This fear seems borne out by some of the language Rendon uses. For example, a heading in the book’s first section is “Why terrible experiences can be good for you.” If even the most well-meaning person had told me that my mother’s or husband’s illnesses and deaths were good for me, I’d have been tempted to punch them then and there. Ditto, for the most part, regarding the use of the word gift to refer to trauma. While several of Rendon’s interviewees do refer to their injuries and traumas as ultimately proving to have been a gift that allowed them to turn their lives around, their reframing was retrospective, and it was their way of making sense of their ordeal. But especially in the immediate aftermath of trauma, for anyone—and especially a psychotherapist—to refer to someone’s trauma as a gift is an insensitive phrase that stings. Just remember that instead of return slips, these gifts often come with recurring nightmares, trigger reactions, anxiety, or other symptoms. Worse, focusing only on a positive outcome in the future can belittle the pain and suffering in the past and present. The danger in this emphasis is that it can become one more way to shy away from the horror, to filter out the undertow of suffering, to rationalize away loss or trauma as “character-building.” Further, if growth becomes the expected goal, what about those who don’t succeed in growing as much as others? Are we setting them up for guilt and stigma? Unfortunately, Rendon doesn’t seem to have the sensitivity or psychological underpinning to grapple with these questions. Furthermore, he doesn’t discuss at length one of the major criticisms of PTG research: that it’s based primarily on self-reported outcomes. Are people providing sunnier outlooks for the record, or simply rationalizing in retrospect?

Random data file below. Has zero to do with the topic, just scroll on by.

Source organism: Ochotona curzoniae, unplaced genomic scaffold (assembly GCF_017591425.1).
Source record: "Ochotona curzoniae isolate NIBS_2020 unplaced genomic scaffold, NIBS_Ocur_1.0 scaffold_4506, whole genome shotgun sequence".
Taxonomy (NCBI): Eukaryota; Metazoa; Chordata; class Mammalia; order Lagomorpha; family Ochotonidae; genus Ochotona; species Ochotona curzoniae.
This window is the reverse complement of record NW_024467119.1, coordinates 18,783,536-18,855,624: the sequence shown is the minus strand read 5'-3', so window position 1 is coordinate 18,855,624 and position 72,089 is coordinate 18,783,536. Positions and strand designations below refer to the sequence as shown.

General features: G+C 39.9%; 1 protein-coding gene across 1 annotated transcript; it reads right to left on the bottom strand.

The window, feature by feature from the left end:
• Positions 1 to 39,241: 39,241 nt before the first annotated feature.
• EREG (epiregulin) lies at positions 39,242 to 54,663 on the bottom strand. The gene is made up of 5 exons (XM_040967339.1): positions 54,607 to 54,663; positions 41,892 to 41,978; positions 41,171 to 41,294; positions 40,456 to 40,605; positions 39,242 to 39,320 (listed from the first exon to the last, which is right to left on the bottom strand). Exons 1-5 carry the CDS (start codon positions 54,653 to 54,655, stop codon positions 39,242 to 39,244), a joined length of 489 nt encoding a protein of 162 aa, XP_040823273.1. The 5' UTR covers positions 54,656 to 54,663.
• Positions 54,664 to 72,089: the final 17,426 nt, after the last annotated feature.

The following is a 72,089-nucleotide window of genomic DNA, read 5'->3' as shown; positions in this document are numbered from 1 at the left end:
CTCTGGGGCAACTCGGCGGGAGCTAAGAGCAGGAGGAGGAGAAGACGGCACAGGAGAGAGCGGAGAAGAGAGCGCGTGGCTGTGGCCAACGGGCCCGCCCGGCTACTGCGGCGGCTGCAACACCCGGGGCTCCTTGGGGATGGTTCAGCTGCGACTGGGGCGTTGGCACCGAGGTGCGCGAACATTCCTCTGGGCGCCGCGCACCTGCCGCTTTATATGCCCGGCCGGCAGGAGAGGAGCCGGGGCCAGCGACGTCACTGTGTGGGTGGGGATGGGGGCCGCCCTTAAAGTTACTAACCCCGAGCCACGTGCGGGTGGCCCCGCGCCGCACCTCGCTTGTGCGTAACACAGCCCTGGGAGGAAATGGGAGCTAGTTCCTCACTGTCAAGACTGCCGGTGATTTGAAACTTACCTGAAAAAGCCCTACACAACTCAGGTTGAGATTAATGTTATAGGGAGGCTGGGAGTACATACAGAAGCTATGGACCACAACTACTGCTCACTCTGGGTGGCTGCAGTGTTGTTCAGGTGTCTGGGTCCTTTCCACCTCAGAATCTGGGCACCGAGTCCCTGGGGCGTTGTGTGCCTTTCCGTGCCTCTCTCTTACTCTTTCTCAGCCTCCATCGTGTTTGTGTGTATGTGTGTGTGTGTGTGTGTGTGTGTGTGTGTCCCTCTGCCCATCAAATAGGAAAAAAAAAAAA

What often strikes people about the concept of PTG is the man-bites-dog headline aspect of someone who’s undergone suffering still to be able to say that out of that darkness they’ve they found a new light. But behind that headline is a long story, often filled with more pain along the way. Rendon has provided glimmers of insight, but the subject deserves a more balanced and thoughtful examination.
Photo © Erin Scott
Diane Cole is the author of the memoir After Great Pain: A New Life Emerges and writes for The Wall Street Journal and many other publications.